New Zealand has a diverse range of marine mammal species. Marine mammals are indicator species for the state of our marine environment. They are apex species (near the top of the food chain) and can thrive only if their ecosystems are healthy. A decreasing population can indicate that the ecosystem is degrading.
This dataset relates to the "Conservation status of marine mammals" measure on the Environmental Indicators, Te taiao Aotearoa website.

Table ID 52510
Data type Table
Row count 30
Services Web Feature Service (WFS), Catalog Service (CS-W), data.govt.nz Atom Feed

DoC marine mammal sanctuaries (2016 report)

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Creative Commons Attribution 3.0 New Zealand

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5685
26
Added
19 Oct 2016

This dataset was first added to MfE Data Service on 19 Oct 2016.

New Zealand’s four million km2 marine environment is diverse, with a range of coastal habitats and offshore seabed environments. There are also many marine species unique to New Zealand. Marine protected areas conserve or manage some of these unique habitats and species, while a range of other tools also provide marine protection. We report on the area covered by these tools as an indirect measure to understand the state of the marine environment.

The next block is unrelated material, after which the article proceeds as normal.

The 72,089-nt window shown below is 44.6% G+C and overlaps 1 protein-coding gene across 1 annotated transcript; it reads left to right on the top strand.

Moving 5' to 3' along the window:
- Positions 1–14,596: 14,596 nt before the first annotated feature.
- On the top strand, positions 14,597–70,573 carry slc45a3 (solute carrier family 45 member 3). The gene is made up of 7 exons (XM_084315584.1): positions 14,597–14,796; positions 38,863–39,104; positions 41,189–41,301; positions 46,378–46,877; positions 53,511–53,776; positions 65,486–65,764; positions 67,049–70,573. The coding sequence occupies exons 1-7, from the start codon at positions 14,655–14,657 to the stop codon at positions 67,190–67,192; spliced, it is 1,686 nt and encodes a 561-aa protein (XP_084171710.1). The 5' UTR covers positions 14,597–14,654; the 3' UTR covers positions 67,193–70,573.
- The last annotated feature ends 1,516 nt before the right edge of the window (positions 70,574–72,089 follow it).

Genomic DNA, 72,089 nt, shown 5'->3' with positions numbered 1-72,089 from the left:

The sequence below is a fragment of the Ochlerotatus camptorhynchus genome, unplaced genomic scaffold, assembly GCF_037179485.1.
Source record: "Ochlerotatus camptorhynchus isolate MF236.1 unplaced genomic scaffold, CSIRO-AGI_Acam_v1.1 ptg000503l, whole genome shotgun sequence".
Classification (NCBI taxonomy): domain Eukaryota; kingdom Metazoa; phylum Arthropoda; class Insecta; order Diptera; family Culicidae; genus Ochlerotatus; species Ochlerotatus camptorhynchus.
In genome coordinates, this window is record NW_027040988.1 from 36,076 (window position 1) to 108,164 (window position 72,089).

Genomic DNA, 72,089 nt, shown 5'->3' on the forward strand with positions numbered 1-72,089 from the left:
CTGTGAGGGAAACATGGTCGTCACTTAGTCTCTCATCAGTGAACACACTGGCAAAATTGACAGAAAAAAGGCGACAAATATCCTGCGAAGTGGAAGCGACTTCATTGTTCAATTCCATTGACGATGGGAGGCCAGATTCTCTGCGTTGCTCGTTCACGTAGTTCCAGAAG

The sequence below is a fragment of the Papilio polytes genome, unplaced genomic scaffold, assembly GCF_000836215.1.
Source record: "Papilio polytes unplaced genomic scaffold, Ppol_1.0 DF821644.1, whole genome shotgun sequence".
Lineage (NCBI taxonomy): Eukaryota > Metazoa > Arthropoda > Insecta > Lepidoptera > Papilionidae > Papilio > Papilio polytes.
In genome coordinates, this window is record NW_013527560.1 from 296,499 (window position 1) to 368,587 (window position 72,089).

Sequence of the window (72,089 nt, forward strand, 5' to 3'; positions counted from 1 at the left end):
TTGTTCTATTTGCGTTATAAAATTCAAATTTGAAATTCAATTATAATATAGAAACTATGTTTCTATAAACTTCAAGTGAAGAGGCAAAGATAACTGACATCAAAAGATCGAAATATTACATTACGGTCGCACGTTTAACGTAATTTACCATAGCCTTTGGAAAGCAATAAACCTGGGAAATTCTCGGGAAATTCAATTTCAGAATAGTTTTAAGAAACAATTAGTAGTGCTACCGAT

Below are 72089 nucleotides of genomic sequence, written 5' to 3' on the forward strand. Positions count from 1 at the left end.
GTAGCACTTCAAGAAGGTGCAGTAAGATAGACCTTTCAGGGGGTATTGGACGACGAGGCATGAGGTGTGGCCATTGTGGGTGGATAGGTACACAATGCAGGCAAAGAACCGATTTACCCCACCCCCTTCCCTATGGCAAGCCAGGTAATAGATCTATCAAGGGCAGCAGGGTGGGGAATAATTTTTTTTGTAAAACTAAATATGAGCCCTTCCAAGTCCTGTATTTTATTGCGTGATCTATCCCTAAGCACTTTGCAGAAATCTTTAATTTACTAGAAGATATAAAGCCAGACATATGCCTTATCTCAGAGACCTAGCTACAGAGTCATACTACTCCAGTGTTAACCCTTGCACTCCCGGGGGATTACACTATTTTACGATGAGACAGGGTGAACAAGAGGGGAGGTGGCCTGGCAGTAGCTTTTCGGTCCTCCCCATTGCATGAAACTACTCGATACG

Marine mammal sanctuaries are one of the marine protection tools used. They are designed to protect New Zealand’s unique range of marine mammals by reducing harmful human impacts, particularly in vulnerable areas such as migratory routes and breeding grounds. Each marine mammal sanctuary has a specific set of restrictions based on the species that occupy, or pass through that particular area.

Layer ID 53495
Data type Vector multipolygon
Feature count 9
Services Vector Query API, Web Feature Service (WFS), Catalog Service (CS-W), data.govt.nz Atom Feed

Oceanic extreme waves (2008–15)

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Creative Commons Attribution 3.0 New Zealand

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3438
10
Added
19 Oct 2016

This dataset was first added to MfE Data Service on 19 Oct 2016.

Extreme wave indexes estimate the occurrence of extreme wave events in coastal and oceanic waters. Extreme wave indexes estimate the number of times a significant wave height exceeds one of three threshold values for at least 12 hours in 24 marine regions. The three wave-height thresholds are four metres, six metres, and eight metres.
This indicator estimates the exceedances of wave-height thresholds for each year from 2008 to 2015 in oceanic areas around New Zealand.